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Jehan Ashmore is a marine correspondent, researcher and photographer, specialising in Irish ports, shipping and the ferry sector serving the UK and directly to mainland Europe. Jehan also occasionally writes a column, 'Maritime' Dalkey for the (Dalkey Community Council Newsletter) in addition to contributing to UK marine periodicals. 

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Marine Science Perhaps it is the work of the Irish research vessel RV Celtic Explorer out in the Atlantic Ocean that best highlights the essential nature of marine research, development and sustainable management, through which Ireland is developing a strong and well-deserved reputation as an emerging centre of excellence. From Wavebob Ocean energy technology to aquaculture to weather buoys and oil exploration these pages document the work of Irish marine science and how Irish scientists have secured prominent roles in many European and international marine science bodies.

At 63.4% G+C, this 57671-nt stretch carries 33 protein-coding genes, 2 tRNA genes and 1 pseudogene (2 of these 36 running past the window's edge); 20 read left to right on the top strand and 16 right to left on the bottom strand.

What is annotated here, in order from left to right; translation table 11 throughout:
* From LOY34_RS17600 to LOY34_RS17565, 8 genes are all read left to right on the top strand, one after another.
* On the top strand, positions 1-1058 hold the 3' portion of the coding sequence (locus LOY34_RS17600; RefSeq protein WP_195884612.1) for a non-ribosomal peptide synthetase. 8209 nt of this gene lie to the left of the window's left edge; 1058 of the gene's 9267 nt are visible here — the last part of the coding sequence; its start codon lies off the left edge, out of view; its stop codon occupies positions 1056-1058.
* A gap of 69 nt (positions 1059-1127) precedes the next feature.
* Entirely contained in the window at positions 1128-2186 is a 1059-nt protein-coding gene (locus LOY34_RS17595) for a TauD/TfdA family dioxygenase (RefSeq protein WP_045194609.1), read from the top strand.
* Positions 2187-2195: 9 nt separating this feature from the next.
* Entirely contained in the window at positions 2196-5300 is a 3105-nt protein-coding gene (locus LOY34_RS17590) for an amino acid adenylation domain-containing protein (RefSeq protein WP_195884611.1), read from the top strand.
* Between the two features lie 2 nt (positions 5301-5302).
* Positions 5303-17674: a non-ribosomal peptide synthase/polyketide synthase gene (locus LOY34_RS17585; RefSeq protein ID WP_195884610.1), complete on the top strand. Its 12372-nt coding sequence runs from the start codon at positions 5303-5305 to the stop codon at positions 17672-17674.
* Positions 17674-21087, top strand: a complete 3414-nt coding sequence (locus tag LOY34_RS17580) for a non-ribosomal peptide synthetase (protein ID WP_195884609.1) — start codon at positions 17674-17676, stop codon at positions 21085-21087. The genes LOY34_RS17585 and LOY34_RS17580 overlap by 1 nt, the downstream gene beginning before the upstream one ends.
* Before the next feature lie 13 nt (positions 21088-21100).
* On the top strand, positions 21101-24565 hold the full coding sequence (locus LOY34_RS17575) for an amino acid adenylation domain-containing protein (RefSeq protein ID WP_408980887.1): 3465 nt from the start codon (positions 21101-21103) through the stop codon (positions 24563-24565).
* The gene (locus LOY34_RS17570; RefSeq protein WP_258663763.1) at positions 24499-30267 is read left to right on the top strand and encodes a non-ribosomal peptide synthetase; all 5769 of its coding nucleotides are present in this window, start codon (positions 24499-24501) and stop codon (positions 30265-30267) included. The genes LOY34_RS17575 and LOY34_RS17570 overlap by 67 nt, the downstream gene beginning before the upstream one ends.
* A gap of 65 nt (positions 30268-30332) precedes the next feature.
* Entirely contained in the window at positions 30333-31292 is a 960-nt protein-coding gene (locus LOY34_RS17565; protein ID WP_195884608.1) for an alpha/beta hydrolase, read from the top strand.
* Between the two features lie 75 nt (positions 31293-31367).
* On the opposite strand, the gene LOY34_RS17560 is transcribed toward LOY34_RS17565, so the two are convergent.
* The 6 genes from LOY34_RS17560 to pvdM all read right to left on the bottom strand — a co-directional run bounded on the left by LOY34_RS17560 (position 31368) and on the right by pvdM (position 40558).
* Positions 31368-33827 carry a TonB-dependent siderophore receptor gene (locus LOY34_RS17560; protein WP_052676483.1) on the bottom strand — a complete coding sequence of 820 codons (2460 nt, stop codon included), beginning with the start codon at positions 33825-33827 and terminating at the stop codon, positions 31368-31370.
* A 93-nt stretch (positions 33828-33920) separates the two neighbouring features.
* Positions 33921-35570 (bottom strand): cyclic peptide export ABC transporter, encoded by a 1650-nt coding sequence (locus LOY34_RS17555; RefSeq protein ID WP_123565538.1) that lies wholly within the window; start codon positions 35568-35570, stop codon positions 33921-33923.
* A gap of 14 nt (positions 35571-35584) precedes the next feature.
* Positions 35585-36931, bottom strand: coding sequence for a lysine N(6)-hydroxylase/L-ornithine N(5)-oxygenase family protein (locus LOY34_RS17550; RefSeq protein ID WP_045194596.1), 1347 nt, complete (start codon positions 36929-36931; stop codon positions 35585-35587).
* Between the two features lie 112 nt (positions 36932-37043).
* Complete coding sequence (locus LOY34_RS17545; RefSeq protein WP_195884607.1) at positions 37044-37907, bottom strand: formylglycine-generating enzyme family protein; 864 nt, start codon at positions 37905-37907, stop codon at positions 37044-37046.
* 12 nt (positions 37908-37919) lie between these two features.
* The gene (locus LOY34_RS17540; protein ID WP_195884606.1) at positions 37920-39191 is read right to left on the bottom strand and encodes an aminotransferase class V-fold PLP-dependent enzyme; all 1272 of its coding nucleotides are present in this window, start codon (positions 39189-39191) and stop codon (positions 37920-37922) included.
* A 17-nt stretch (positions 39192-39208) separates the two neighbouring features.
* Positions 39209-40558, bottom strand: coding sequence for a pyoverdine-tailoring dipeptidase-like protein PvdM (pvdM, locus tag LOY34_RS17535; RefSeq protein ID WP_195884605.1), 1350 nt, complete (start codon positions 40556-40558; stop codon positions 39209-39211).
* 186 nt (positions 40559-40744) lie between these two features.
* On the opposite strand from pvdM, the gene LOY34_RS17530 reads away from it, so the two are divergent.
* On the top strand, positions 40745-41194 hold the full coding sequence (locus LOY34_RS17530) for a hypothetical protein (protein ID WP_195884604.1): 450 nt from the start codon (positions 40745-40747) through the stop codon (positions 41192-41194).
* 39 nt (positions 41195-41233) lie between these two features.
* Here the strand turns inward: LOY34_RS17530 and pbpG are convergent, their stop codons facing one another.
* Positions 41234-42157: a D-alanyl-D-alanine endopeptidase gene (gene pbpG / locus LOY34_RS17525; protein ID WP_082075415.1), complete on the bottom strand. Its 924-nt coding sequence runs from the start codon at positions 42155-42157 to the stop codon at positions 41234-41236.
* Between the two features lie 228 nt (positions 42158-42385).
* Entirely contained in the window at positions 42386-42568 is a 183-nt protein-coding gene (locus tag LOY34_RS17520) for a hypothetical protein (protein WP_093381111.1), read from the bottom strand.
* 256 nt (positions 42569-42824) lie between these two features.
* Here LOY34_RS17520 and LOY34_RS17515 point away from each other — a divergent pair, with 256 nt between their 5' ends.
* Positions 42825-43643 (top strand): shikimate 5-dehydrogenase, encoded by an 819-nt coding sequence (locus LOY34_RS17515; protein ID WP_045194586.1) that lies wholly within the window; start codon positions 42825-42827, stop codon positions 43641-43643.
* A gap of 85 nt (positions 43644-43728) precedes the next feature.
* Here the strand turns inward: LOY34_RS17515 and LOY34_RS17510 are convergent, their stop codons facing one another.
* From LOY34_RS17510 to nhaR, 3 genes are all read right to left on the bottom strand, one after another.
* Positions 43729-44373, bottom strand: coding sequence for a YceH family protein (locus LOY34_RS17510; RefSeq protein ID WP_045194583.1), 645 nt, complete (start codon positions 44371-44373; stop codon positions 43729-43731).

At A Glance – Ocean Facts

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  • The ocean is responsible for the water cycle, which affects our weather
  • The ocean absorbs 30% of the carbon dioxide added to the atmosphere by human activity
  • The real map of Ireland has a seabed territory ten times the size of its land area
  • The ocean is the support system of our planet.
  • Over half of the oxygen we breathe was produced in the ocean
  • The global market for seaweed is valued at approximately €5.4 billion